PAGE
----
POWASSAN – Tears and outrage poured from the crowd as they listened to wind turbine testimonials last Thursday night.
“I thought I was coming here to hear about the health effects of wind turbines, but knowing my husband could lose his job really hits home,” said Gloria Nelson, her eyes filled with tears after hearing of the plight of industrial companies suffering the consequences of the Green Energy Act.
Nelson’s husband works at Fabrene in North Bay. One of the companies hit hard by the ripple effect caused by Ontario’s wind and solar energy industry – an industry that is attempting to set up shop in Powassan.
On June 28, STOMP – Stop Turbines On Maplehill Powassan – held its second town hall meeting, attended by more than 100 area residents, in opposition of wind turbines proposed to be erected by Anemos Energy of Hamilton.
Although members of STOMP said they have yet to receive a response from Anemos Energy representatives in regard to their stance, company president Rob Parsons said he has never been contacted.
“As was the case with the town hall meeting, which took place at the end of April, Anemos Energy was not informed about nor invited to the Thursday night meeting by the organizers, nor have we been asked to provide any information about the proposed project or about wind turbines or wind energy in general,” Parsons said in an email. “It seems that the invited speakers are opponents of wind energy. Supportive or neutral speakers were not invited to either meeting.”
Invited speaker Nipissing MPP and PC Energy Critic Vic Fedeli spoke of the economic impacts of wind energy, while Barbara Ashbee of Victims of Wind and researcher Carmen Krogh discussed the health impacts.
Anemos Energy has contacted the Municipality of Powassan for support on the project, having completed one year of wind measurement on the Maplehill Road property, which is slated for completion in 2015. The Municipality has no say on the project, which is governed solely by the Province. But if the company can get municipal support, it raises the chances of the company’s Feed-in-Tariff (FIT) application being approved.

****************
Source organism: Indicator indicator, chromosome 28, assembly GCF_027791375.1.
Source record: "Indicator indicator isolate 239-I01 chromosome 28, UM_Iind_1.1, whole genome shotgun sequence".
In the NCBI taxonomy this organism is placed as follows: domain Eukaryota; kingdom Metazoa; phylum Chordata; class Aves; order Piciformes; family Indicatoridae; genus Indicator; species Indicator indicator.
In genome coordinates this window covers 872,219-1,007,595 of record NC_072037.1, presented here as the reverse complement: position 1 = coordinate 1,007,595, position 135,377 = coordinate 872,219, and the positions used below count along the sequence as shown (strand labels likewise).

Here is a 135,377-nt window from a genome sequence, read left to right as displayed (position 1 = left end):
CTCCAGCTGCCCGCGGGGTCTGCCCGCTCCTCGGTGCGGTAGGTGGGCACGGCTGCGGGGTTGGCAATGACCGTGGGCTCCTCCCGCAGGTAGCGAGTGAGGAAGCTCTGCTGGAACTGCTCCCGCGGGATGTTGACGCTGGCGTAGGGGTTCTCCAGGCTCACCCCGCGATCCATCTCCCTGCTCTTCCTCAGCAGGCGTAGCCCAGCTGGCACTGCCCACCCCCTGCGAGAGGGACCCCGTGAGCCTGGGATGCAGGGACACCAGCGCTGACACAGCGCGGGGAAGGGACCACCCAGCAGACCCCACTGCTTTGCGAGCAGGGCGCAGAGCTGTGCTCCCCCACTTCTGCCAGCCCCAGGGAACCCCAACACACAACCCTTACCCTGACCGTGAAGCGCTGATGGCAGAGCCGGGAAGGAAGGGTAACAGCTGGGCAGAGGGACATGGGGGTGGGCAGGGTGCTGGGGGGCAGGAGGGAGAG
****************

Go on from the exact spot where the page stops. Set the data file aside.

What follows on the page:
Ashbee hit a nerve in the crowd, as she recalled the horrific symptoms she and her husband experienced after wind turbines were installed near their Amaranth, Ont. home. Symptoms included rashes and bleeding on her face, which required liquid nitrogen treatments, heart palpitations, sleep deprivation, and tinnitus.
“One of our dogs would just sit in the living room and cry. It was very disturbing,” said Ashbee as she began to tear up. “I know it was because of the vibration because we felt it too.”
Ashbee said the final straw was when she found her cat hiding and covered in its own vomit.
“All of these health effects are not a coincidence,” she said. “They are the same stories heard around the world.”
Ashbee said she tried to set up a meeting with the health minister and was turned away and told to speak to the Ministry of the Environment instead.
Ashbee told the crowd Dr. Arlene King, Ontario’s Chief Medical Officer of Health, didn’t interview any affected families when she conducted research on wind turbines.
“She’s betrayed us all,” said Ashbee. “There’s no recourse for the affected families.”
Karen Chadbourn told the crowd she bought her home on Hemlock Road in Trout Creek this past October.
“I didn’t even know about this project,” she said. “Now what do I do? This is my dream home.”
Chadbourn said Ashbee’s story “touched her heart.”
“We need to put Dalton McGuinty in her home and see what happens to him,” she said.
Krogh, a retired pharmacist, has been conducting her own research on the health affects, which has been published in multiple peer-reviewed articles. She says the government and energy companies aren’t telling the whole story.
“I know too many people who have been adversely affected and I’m quite disturbed by that,” she said. “There’s a significant difference in our tolerance to wind turbine noise compared to industrial noise.”
That point was driven home soon after the crowd filled the room.